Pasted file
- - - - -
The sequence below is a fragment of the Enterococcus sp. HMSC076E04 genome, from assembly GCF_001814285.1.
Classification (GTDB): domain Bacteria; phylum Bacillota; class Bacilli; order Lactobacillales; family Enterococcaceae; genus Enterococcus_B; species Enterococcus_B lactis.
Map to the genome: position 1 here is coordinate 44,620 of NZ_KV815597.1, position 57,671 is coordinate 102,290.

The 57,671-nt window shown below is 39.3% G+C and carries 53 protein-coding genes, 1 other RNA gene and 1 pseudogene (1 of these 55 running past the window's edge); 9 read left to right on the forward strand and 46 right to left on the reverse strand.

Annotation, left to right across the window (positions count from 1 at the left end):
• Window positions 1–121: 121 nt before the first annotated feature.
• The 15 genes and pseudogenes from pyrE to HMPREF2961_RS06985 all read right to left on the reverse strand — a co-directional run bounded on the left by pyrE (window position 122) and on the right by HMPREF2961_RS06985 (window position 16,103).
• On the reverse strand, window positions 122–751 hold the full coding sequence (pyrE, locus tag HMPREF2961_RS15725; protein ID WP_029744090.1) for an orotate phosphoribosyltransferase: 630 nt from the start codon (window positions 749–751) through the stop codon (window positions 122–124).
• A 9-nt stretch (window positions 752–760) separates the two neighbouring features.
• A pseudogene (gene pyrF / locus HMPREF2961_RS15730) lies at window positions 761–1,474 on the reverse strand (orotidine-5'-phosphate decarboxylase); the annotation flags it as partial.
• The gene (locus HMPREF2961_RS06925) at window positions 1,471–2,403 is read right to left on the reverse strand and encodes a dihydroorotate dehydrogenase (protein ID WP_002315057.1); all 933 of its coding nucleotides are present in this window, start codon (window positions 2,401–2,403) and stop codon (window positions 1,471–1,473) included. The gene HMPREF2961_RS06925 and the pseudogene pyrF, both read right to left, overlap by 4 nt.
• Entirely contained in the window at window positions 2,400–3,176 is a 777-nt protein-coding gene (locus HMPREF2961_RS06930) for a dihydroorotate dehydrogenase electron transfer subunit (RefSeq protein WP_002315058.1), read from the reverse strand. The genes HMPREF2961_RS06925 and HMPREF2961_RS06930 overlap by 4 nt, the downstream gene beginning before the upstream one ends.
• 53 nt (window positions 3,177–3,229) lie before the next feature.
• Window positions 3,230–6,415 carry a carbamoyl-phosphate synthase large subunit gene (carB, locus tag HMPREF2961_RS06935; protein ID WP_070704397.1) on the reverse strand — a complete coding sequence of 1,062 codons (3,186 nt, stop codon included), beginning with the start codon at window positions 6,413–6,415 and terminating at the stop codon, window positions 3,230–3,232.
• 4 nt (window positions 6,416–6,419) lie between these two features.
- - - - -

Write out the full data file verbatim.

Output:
The sequence below is a fragment of the Enterococcus sp. HMSC076E04 genome, from assembly GCF_001814285.1.
Classification (GTDB): domain Bacteria; phylum Bacillota; class Bacilli; order Lactobacillales; family Enterococcaceae; genus Enterococcus_B; species Enterococcus_B lactis.
Map to the genome: position 1 here is coordinate 44,620 of NZ_KV815597.1, position 57,671 is coordinate 102,290.

The 57,671-nt window shown below is 39.3% G+C and carries 53 protein-coding genes, 1 other RNA gene and 1 pseudogene (1 of these 55 running past the window's edge); 9 read left to right on the forward strand and 46 right to left on the reverse strand.

Annotation, left to right across the window (positions count from 1 at the left end):
• Window positions 1–121: 121 nt before the first annotated feature.
• The 15 genes and pseudogenes from pyrE to HMPREF2961_RS06985 all read right to left on the reverse strand — a co-directional run bounded on the left by pyrE (window position 122) and on the right by HMPREF2961_RS06985 (window position 16,103).
• On the reverse strand, window positions 122–751 hold the full coding sequence (pyrE, locus tag HMPREF2961_RS15725; protein ID WP_029744090.1) for an orotate phosphoribosyltransferase: 630 nt from the start codon (window positions 749–751) through the stop codon (window positions 122–124).
• A 9-nt stretch (window positions 752–760) separates the two neighbouring features.
• A pseudogene (gene pyrF / locus HMPREF2961_RS15730) lies at window positions 761–1,474 on the reverse strand (orotidine-5'-phosphate decarboxylase); the annotation flags it as partial.
• The gene (locus HMPREF2961_RS06925) at window positions 1,471–2,403 is read right to left on the reverse strand and encodes a dihydroorotate dehydrogenase (protein ID WP_002315057.1); all 933 of its coding nucleotides are present in this window, start codon (window positions 2,401–2,403) and stop codon (window positions 1,471–1,473) included. The gene HMPREF2961_RS06925 and the pseudogene pyrF, both read right to left, overlap by 4 nt.
• Entirely contained in the window at window positions 2,400–3,176 is a 777-nt protein-coding gene (locus HMPREF2961_RS06930) for a dihydroorotate dehydrogenase electron transfer subunit (RefSeq protein WP_002315058.1), read from the reverse strand. The genes HMPREF2961_RS06925 and HMPREF2961_RS06930 overlap by 4 nt, the downstream gene beginning before the upstream one ends.
• 53 nt (window positions 3,177–3,229) lie before the next feature.
• Window positions 3,230–6,415 carry a carbamoyl-phosphate synthase large subunit gene (carB, locus tag HMPREF2961_RS06935; protein ID WP_070704397.1) on the reverse strand — a complete coding sequence of 1,062 codons (3,186 nt, stop codon included), beginning with the start codon at window positions 6,413–6,415 and terminating at the stop codon, window positions 3,230–3,232.
• 4 nt (window positions 6,416–6,419) lie between these two features.